New Delhi: The 10-fold hike in fees of MTech courses at Indian Institutes of Technology (IITs) will deter students from using the premier institution as a “parking space” and lead to fewer dropouts, a three-member committee that recommended the fee hike has said.
The committee, constituted to suggest reforms in the MTech program, had recommended hiking the fee to Rs 2 lakh per year and ending the monthly stipend of Rs 12,400 paid to all MTech students. The recommendations were accepted by HRD minister Ramesh Pokhriyal last week.
Addressing a press conference on Sunday, IIT-Hyderabad director BS Murty, who was part of the committee, explained by the reforms were needed. "The percentage of MTechs placed in jobs during campus recruitment is small. Secondly, a number of MTech seats go vacant due to the students leaving MTech programs to take up public sector and industry jobs,” he said.
Professor added that MTech is not mandatory for a doctorate anymore. “MTech is not the minimum requirement anymore for PhD and most of the IITs take B.Techs directly into PhD programme. Earlier, people with MTech qualification were able to get into academic jobs, which is no longer the case and PhD is essential for a faculty position in most of the institutions," he said.
A statement issued later by IIT-Hyderabad said some students tend to use the MTech course as a “parking space” till something better like an industry job comes along. "Students are joining MTech mostly to upgrade themselves to get industry jobs. Some of them are even using this as paid parking space to pursue other interests,” the statement said.
Traditionally, MTech programs in IITs have attracted students from non-IIT colleges who intend to pursue either a technical career or an academic career.
For many decades, a PhD has always been a requirement to begin an academic career as well as many research and development jobs in the industry. But now, most universities admit students for PhD programs right after B.Tech with Master of Science (MS) to be pursued along the way. The MS degree was also provided as an exit option for a PhD student who has either not performed well or wants to opt out mid-way to enter the job market.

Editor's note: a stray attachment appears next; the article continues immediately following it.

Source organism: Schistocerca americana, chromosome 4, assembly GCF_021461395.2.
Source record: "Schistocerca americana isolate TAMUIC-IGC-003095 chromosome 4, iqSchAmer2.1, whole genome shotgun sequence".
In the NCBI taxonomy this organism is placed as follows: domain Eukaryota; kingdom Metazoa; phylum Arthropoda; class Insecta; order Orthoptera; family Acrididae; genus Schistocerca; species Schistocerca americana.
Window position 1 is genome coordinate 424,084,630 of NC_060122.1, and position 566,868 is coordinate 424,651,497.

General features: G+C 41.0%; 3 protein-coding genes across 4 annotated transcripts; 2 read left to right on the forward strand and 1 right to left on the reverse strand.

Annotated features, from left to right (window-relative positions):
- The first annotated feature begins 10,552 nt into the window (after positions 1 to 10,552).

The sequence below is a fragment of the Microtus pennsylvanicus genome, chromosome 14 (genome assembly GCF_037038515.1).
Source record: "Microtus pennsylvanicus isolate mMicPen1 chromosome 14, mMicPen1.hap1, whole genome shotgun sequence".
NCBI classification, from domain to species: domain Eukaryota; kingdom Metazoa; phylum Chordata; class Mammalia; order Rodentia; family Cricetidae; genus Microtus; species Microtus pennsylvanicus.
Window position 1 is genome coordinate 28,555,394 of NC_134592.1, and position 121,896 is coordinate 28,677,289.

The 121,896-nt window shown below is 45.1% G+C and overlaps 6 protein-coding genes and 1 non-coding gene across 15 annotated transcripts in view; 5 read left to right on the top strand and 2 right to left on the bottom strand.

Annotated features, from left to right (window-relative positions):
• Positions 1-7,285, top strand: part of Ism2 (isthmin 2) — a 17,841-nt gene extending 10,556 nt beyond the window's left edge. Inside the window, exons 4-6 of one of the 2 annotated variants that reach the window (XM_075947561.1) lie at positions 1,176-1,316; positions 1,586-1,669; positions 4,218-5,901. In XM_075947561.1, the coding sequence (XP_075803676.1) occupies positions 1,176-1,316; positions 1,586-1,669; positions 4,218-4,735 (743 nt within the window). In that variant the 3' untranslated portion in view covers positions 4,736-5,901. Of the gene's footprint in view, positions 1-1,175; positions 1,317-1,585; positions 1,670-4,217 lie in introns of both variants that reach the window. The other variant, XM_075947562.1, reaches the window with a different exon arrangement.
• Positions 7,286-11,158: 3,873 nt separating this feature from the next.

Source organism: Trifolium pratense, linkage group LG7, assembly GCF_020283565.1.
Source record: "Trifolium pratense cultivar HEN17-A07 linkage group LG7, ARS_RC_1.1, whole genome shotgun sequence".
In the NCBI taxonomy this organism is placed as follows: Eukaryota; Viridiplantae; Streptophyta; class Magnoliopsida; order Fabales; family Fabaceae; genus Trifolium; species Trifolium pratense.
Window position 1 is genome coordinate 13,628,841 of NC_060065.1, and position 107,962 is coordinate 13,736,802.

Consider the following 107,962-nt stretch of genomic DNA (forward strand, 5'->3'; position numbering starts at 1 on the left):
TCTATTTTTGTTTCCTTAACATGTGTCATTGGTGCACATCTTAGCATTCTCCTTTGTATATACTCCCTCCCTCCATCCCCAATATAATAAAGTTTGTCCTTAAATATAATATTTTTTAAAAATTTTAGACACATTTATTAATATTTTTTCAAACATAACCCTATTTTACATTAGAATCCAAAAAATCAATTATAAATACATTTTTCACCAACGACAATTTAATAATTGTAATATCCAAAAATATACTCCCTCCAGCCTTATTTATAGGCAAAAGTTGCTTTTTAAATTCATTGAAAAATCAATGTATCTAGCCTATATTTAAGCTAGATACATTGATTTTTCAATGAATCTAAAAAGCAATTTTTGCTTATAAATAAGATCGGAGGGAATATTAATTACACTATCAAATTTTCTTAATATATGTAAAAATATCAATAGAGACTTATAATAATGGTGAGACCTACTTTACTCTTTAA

Four Recommendations by the Committee
The three-member committee, which also includes IIT-Jammu director Manoj S Gaur and IIT-Delhi director M Balakrishnan, made four specific recommendations to be implemented collectively.
First, it recommended hiking the MTech fee to match the tuition for B-Tech courses at Rs 2 lakh per year. It said the fee hike should be effected in a phased manner over a period of three years, and while also proposing that “needy students” be supported directly by the government through DBTs (direct benefit transfers) or arranging educational loans.
Secondly, it proposed ending the stipend of Rs 12,400 per month given as half-time teaching assistantship and that a “good fraction” of the MTech fee (around 50%) be made available to the departments for offering teaching assistantships to students who are competent and want them.
Thirdly, it said that the top one percentile of students qualifying in each Graduate Aptitude Test in Engineering (GATE) discipline should be offered full fellowship for five years (on par with regular PhD fellowship) to join any institution of their choice for PhD.
Lastly, the committee recommended a clear mechanism to encourage institutions to opt for students sponsored by the industry or organisations, or even put in place sponsored programs to bring in “committed” students and increase academia-industry collaboration.
The key motivation behind hiking the fee and ending stipends is to “increase the cost of parking at IITs” and reduce dropouts. Explaining the concept, the committee said students in the MTech courses tend to use the program as a waiting lounge till better opportunities knock, leading to higher dropout rates.
The committee observed that high fee paying programs like MBA even in the IIT system hardly see any dropouts. “Students think and exercise the choice after assessing whether the program adds enough value for them to spend two years and bear the cost of education,” the committee said.
Speaking to the media, Murthy added that with higher tuition fee and no stipend, many of the legacy programs that have no demand may be pulled over time. He added that such programs continue to be operational because a few faculty are available in that area. "Further, because the programme is running, there is pressure to recruit new faculty in that area, though there may be very little demand for its graduates," he said.